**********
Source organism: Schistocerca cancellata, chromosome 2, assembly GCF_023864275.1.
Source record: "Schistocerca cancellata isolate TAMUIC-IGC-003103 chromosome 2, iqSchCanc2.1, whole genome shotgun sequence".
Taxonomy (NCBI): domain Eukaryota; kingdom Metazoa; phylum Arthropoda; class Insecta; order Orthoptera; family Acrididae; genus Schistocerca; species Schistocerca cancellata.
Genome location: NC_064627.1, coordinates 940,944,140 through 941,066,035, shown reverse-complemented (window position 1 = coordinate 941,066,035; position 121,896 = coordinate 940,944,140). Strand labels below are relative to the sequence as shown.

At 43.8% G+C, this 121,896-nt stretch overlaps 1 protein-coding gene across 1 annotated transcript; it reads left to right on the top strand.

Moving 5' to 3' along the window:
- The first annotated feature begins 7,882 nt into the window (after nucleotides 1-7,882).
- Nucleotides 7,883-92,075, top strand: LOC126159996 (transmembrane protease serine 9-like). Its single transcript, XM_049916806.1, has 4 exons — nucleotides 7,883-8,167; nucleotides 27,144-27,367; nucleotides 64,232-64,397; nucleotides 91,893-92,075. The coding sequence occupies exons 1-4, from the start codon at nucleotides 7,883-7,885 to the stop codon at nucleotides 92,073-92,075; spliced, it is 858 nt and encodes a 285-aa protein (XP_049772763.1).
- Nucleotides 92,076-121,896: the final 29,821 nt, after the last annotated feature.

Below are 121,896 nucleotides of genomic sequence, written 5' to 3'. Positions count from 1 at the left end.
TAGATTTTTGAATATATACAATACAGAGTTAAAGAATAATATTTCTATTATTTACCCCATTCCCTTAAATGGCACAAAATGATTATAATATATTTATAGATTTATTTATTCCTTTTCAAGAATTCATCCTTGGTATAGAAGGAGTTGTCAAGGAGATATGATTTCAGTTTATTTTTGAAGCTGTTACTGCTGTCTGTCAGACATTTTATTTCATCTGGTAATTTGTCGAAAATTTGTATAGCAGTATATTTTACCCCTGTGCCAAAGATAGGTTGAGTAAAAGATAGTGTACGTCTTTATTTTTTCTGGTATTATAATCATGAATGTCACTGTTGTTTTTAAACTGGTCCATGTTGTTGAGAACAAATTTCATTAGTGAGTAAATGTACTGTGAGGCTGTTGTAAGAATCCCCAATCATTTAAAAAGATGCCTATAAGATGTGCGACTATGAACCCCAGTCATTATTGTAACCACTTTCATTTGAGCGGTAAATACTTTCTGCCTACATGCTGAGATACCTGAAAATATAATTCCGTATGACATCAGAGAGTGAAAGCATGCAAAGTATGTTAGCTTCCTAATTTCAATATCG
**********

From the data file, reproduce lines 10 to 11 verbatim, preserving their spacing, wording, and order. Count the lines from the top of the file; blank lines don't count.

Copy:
Below are 121,896 nucleotides of genomic sequence, written 5' to 3'. Positions count from 1 at the left end.
TAGATTTTTGAATATATACAATACAGAGTTAAAGAATAATATTTCTATTATTTACCCCATTCCCTTAAATGGCACAAAATGATTATAATATATTTATAGATTTATTTATTCCTTTTCAAGAATTCATCCTTGGTATAGAAGGAGTTGTCAAGGAGATATGATTTCAGTTTATTTTTGAAGCTGTTACTGCTGTCTGTCAGACATTTTATTTCATCTGGTAATTTGTCGAAAATTTGTATAGCAGTATATTTTACCCCTGTGCCAAAGATAGGTTGAGTAAAAGATAGTGTACGTCTTTATTTTTTCTGGTATTATAATCATGAATGTCACTGTTGTTTTTAAACTGGTCCATGTTGTTGAGAACAAATTTCATTAGTGAGTAAATGTACTGTGAGGCTGTTGTAAGAATCCCCAATCATTTAAAAAGATGCCTATAAGATGTGCGACTATGAACCCCAGTCATTATTGTAACCACTTTCATTTGAGCGGTAAATACTTTCTGCCTACATGCTGAGATACCTGAAAATATAATTCCGTATGACATCAGAGAGTGAAAGCATGCAAAGTATGTTAGCTTCCTAATTTCAATATCG